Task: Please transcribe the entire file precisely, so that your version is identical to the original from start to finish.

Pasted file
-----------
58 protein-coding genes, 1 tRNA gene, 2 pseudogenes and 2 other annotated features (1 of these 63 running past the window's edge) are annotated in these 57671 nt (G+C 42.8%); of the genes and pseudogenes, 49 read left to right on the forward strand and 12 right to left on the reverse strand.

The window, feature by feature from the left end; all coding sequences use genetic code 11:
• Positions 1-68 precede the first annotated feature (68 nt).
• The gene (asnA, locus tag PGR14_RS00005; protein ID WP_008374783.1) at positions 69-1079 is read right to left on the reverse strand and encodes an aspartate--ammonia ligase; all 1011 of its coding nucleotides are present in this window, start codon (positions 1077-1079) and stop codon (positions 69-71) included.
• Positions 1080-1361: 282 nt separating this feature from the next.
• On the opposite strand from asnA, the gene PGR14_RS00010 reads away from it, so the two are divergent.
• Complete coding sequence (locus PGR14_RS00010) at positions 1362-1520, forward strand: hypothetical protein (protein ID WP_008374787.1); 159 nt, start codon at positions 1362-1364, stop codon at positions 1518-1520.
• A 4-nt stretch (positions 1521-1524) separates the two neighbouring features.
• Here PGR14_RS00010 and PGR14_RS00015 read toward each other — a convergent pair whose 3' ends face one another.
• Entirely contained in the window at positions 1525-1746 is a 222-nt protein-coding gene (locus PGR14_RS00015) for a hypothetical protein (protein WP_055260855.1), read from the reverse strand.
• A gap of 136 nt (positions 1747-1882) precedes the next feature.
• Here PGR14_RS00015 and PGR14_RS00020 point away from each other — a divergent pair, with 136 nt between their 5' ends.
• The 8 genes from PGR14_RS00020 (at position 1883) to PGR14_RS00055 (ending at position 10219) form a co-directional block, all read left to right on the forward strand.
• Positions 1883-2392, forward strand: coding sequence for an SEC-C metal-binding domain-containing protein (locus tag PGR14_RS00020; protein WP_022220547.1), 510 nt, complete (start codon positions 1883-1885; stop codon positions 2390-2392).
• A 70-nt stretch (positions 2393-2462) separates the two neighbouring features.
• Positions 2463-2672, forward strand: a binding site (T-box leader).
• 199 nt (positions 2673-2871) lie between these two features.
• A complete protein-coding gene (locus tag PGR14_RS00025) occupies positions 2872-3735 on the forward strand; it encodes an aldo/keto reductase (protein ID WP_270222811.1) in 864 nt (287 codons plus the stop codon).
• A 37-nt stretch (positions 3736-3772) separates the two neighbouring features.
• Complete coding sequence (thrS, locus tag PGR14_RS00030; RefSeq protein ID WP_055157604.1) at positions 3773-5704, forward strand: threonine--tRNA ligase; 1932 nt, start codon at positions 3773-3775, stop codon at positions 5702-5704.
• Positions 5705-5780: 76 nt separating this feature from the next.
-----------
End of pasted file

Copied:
58 protein-coding genes, 1 tRNA gene, 2 pseudogenes and 2 other annotated features (1 of these 63 running past the window's edge) are annotated in these 57671 nt (G+C 42.8%); of the genes and pseudogenes, 49 read left to right on the forward strand and 12 right to left on the reverse strand.

The window, feature by feature from the left end; all coding sequences use genetic code 11:
• Positions 1-68 precede the first annotated feature (68 nt).
• The gene (asnA, locus tag PGR14_RS00005; protein ID WP_008374783.1) at positions 69-1079 is read right to left on the reverse strand and encodes an aspartate--ammonia ligase; all 1011 of its coding nucleotides are present in this window, start codon (positions 1077-1079) and stop codon (positions 69-71) included.
• Positions 1080-1361: 282 nt separating this feature from the next.
• On the opposite strand from asnA, the gene PGR14_RS00010 reads away from it, so the two are divergent.
• Complete coding sequence (locus PGR14_RS00010) at positions 1362-1520, forward strand: hypothetical protein (protein ID WP_008374787.1); 159 nt, start codon at positions 1362-1364, stop codon at positions 1518-1520.
• A 4-nt stretch (positions 1521-1524) separates the two neighbouring features.
• Here PGR14_RS00010 and PGR14_RS00015 read toward each other — a convergent pair whose 3' ends face one another.
• Entirely contained in the window at positions 1525-1746 is a 222-nt protein-coding gene (locus PGR14_RS00015) for a hypothetical protein (protein WP_055260855.1), read from the reverse strand.
• A gap of 136 nt (positions 1747-1882) precedes the next feature.
• Here PGR14_RS00015 and PGR14_RS00020 point away from each other — a divergent pair, with 136 nt between their 5' ends.
• The 8 genes from PGR14_RS00020 (at position 1883) to PGR14_RS00055 (ending at position 10219) form a co-directional block, all read left to right on the forward strand.
• Positions 1883-2392, forward strand: coding sequence for an SEC-C metal-binding domain-containing protein (locus tag PGR14_RS00020; protein WP_022220547.1), 510 nt, complete (start codon positions 1883-1885; stop codon positions 2390-2392).
• A 70-nt stretch (positions 2393-2462) separates the two neighbouring features.
• Positions 2463-2672, forward strand: a binding site (T-box leader).
• 199 nt (positions 2673-2871) lie between these two features.
• A complete protein-coding gene (locus tag PGR14_RS00025) occupies positions 2872-3735 on the forward strand; it encodes an aldo/keto reductase (protein ID WP_270222811.1) in 864 nt (287 codons plus the stop codon).
• A 37-nt stretch (positions 3736-3772) separates the two neighbouring features.
• Complete coding sequence (thrS, locus tag PGR14_RS00030; RefSeq protein ID WP_055157604.1) at positions 3773-5704, forward strand: threonine--tRNA ligase; 1932 nt, start codon at positions 3773-3775, stop codon at positions 5702-5704.
• Positions 5705-5780: 76 nt separating this feature from the next.